It’s time to respect romance novels as a genre


Juana Garcia / The Cougar

As the world slowly moves towards a more inclusive society, it’s time for romance novels to be seen as a worthy genre and given the respect and recognition they deserve.

Romance novels are a genre where the emphasis is on the relationship and love between two people. Novels generally have a satisfying end to the readers, a happy one forever.

Although romance novels are a thriving billion dollar industry, the genre is stereotype also soft or easy to read. Many are put off as guilty pleasures or light reading. The respect given to someone who reads a classic or science fiction is not given to a reader of romance.

In his research thesis The romantic publishing industry and its reputation Laurence Cameron notes how misogyny and patriarchal society play a major role in how people perceive the romance genre. The ridiculous thing about the genre is that it’s written by women for women.

Romance has a lot of different subgenres, such as historical romances, young adults, paranormal and eroticism. These novels explore many themes like self-discovery, self-love, healing and the pursuit of happiness.

While some novels contain explicit scenes, many do not. Reducing a romance novel to pornography or fluff not only insults the author and readers, but also ignores the wide variety of interesting stories produced in the genre.

Romance also provides a safe space for teens to explore their sexuality and interests. Cameron complaints people don’t like romance because it allows women to explore and control their sexuality.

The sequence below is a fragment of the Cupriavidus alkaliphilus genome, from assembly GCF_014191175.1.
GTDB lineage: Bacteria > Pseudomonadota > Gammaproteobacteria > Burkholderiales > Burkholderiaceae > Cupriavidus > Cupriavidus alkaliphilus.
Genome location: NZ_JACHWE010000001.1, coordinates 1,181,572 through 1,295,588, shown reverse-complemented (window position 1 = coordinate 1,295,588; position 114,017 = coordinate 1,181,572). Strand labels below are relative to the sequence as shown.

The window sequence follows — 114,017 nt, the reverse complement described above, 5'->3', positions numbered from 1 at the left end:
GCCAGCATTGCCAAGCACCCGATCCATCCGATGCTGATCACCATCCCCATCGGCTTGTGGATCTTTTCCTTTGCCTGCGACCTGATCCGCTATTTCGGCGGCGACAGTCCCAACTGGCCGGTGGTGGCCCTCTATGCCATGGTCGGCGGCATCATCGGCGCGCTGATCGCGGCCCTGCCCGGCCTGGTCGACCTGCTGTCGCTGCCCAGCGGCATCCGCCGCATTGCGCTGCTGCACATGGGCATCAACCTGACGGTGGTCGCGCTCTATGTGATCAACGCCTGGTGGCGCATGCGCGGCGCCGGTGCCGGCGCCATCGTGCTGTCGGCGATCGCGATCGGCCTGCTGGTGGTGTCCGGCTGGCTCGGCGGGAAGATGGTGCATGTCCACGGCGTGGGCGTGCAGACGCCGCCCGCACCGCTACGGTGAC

It is true that society does not like women to appropriate their bodies as shown laws be adopted to govern women’s reproductive rights. Fwith fictitious and real women being able to take control of their own bodies and sexuality, it is empowerment.

Another criticism is that romance novels can contain non-feminist ideas like being a damsel in distress. While this may be true for some novels, love and romance doesn’t automatically make a woman weak. Additionally, many new romance novels have more progressive storylines.

Romance novels are ridiculed for being exactly what they are: emotionally rewarding stories that give women a satisfying ending. But it shouldn’t be. Women shouldn’t feel ashamed or guilty when reading a romance.

It’s time for women to be accepted to embrace their hobbies and interests. Romance is a valid genre and the only reason it isn’t seen as such is because of misogyny. It’s time to change that perception and respect the romantic genre.

Atiritka Kumar is a first year journalism student who can be contacted at [email protected]

Key words: books, feminism, romance



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